THE High Court in Belfast has ruled that the abortion laws in Northern Ireland are not compatible with human-rights commitments in the UK, less than a week after the main Churches in the province called for the restoration of the Northern Ireland Assembly to prevent the imposition of UK laws on the procedure on 21 October (News, 4 October).
In July, Westminster legislation decreed that, without a resumption of the Assembly by that date, abortion would be decriminalised, thus bringing the province into line with laws similar to those in the UK.
The court ruled last week that a legal challenge to the existing law was a breach of the European Convention of Human Rights on the grounds that such a procedure was not available in cases of fatal foetal abnormality.
Mrs Justice Siobhán Keegan ruled in favour of a mother, Sarah Ewart, who was forced to travel to England in 2013 for an abortion after a scan showed a foetal abnormality which would have meant that her baby would have died either in the womb or shortly after birth.
After the judgment, which followed a six-year legal process, Ms Ewart said: “It should never have come to this. Today’s ruling is a vindication of all those women who have fought tirelessly to ensure that we never again have to go through what I did in 2013.”
The annual general meeting of the Irish Catholic Bishops’ Conference in Maynooth, which was taking place when the judgment was given, reiterated its opposition and said in a statement that Northern Irish politicians should do everything in their power “to prevent the imposition of this legislation so that the primary value of every human life would be protected, and that a voice be given to those who, to date, have had no voice in this debate”.
The Anglican Archbishop of Armagh, Dr Richard Clarke said in a pastoral letter on Wednesday of last week that it was vitally important that legislation that would align Northern Irish law with that of the UK should be clearly understood by the Church of Ireland.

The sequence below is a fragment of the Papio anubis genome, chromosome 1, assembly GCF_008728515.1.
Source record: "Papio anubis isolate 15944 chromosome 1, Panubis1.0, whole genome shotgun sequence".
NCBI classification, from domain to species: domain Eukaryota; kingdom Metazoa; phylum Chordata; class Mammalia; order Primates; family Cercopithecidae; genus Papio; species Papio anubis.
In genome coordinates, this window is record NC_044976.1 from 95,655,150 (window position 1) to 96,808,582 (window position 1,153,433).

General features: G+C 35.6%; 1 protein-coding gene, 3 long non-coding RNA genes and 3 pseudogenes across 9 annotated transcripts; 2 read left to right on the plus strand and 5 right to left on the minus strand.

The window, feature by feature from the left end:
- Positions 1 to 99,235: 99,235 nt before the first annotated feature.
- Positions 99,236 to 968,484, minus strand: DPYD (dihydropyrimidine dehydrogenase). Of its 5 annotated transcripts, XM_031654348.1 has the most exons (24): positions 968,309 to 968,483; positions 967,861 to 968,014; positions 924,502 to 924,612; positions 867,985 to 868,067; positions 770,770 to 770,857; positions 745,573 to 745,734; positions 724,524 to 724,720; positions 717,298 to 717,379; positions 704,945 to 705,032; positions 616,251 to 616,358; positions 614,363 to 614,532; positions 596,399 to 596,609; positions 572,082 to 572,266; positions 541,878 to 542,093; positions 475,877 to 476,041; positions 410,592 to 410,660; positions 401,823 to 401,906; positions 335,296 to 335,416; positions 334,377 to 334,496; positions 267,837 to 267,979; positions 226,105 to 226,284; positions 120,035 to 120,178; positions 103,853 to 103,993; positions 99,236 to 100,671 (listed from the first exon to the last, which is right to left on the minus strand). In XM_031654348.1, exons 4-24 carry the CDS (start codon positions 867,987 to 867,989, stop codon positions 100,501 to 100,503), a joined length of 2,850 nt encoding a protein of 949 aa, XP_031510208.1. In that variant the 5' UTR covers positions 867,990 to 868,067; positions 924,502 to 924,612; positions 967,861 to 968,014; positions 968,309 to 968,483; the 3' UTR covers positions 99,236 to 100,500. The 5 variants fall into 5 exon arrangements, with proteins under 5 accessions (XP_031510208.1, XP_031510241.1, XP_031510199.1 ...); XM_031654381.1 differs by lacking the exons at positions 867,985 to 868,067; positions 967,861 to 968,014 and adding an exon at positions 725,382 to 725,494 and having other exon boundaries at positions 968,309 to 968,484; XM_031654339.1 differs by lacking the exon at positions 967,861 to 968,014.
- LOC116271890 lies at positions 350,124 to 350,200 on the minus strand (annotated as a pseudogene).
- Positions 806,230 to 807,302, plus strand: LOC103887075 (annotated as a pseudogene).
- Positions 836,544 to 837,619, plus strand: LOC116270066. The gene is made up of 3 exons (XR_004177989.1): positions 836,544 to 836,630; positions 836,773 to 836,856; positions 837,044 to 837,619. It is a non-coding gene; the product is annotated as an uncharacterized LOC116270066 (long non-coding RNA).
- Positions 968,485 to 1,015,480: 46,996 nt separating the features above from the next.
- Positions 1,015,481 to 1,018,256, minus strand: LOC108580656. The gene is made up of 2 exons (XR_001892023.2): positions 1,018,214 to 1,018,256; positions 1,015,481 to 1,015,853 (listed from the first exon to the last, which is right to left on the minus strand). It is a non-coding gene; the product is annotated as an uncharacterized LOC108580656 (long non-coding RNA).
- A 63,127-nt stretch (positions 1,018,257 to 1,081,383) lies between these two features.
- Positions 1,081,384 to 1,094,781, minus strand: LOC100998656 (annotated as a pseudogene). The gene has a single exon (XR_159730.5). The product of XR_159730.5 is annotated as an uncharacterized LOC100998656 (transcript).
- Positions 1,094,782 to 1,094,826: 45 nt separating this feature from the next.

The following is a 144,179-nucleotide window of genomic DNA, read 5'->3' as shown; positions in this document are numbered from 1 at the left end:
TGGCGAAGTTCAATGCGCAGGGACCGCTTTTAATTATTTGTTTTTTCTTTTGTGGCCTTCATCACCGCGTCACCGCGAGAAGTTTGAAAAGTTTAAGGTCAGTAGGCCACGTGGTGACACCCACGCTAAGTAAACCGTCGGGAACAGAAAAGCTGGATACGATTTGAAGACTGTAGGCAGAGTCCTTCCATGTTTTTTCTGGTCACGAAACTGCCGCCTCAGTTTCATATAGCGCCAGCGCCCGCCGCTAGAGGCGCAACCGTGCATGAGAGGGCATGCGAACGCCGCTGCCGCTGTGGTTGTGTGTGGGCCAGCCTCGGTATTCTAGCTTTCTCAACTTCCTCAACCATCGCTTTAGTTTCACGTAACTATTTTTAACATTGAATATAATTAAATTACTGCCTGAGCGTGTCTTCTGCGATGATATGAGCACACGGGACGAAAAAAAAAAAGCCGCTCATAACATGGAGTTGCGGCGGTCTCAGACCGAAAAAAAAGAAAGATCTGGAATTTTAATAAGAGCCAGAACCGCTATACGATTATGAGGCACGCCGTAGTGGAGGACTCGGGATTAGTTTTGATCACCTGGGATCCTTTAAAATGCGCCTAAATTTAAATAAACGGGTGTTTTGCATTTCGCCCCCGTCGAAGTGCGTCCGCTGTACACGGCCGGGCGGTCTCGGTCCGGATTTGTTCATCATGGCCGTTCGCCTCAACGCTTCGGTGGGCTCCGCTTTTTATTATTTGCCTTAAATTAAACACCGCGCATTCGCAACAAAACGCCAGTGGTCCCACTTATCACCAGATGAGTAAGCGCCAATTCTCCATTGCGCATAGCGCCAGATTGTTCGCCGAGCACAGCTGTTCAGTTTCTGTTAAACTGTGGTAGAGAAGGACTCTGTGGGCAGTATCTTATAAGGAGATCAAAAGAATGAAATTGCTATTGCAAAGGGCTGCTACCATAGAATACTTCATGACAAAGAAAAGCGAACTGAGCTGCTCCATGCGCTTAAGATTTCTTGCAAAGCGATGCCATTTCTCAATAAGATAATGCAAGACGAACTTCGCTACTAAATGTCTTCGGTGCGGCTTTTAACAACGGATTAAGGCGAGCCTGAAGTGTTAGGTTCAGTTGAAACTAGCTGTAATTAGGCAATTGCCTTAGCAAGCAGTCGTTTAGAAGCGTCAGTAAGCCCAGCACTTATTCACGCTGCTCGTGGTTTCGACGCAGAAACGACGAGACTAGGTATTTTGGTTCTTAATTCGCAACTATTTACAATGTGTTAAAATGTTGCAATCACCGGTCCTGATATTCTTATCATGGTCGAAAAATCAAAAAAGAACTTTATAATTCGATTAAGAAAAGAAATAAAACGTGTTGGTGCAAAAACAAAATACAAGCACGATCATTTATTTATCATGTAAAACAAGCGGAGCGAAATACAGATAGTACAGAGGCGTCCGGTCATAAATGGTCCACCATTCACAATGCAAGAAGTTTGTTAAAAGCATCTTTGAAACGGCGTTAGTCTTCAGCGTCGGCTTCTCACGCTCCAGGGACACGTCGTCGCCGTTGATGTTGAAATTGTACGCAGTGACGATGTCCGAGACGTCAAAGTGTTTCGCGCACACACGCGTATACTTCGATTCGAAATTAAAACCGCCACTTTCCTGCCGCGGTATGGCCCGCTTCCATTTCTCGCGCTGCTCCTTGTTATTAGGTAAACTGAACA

The Northern Ireland (Executive Formation etc.) Act “was passed in mid-summer”, and, consequently, “many people would barely have noted the consequences of the Act”, he wrote.
“Although the same-sex marriage issue undoubtedly has implications for society as a whole, it should be noted that the Church has never had ‘ownership’ of the concept of marriage itself (which pre-dates the Christian era and which is in any case understood quite differently in other societies and cultures), but the Church of Ireland’s understanding of the matter of marriage is perfectly clear.
“The Church of Ireland has stated emphatically that ungenerosity towards those of same-gender attraction is abhorrent but, equally, that marriage — which is not in fact about ‘generosity’ or ‘ungenerosity’ — is understood by the Church as being intended by God to be between a man and a woman, and to be a life-long faithful commitment.
“State or civil provision for marriage and Church provision do not have to coalesce, nor do they do so at present in the Republic of Ireland.”
On termination of pregnancy, he said: “The Church of Ireland has followed the common Anglican position that the termination of a pregnancy should be considered only in cases of ‘strict and undeniable medical necessity’ for the mother and the not-yet-born child. Unless local politicians act immediately, abortions would evidently be permitted in Northern Ireland for any reason — simply on request — up to the point of viability and potentially beyond, depending on legal interpretation, in the province from October 22nd.
“The legislation that would pass into Northern Ireland law, I believe, must therefore be seen as irreconcilable with the Christian understanding of the sacredness of life. It is still within the grasp of Northern Irish politicians to prevent this coming into effect, and it is therefore surely a duty of Christian citizens to approach their local representatives to make the concerns they may have fully known,” he said.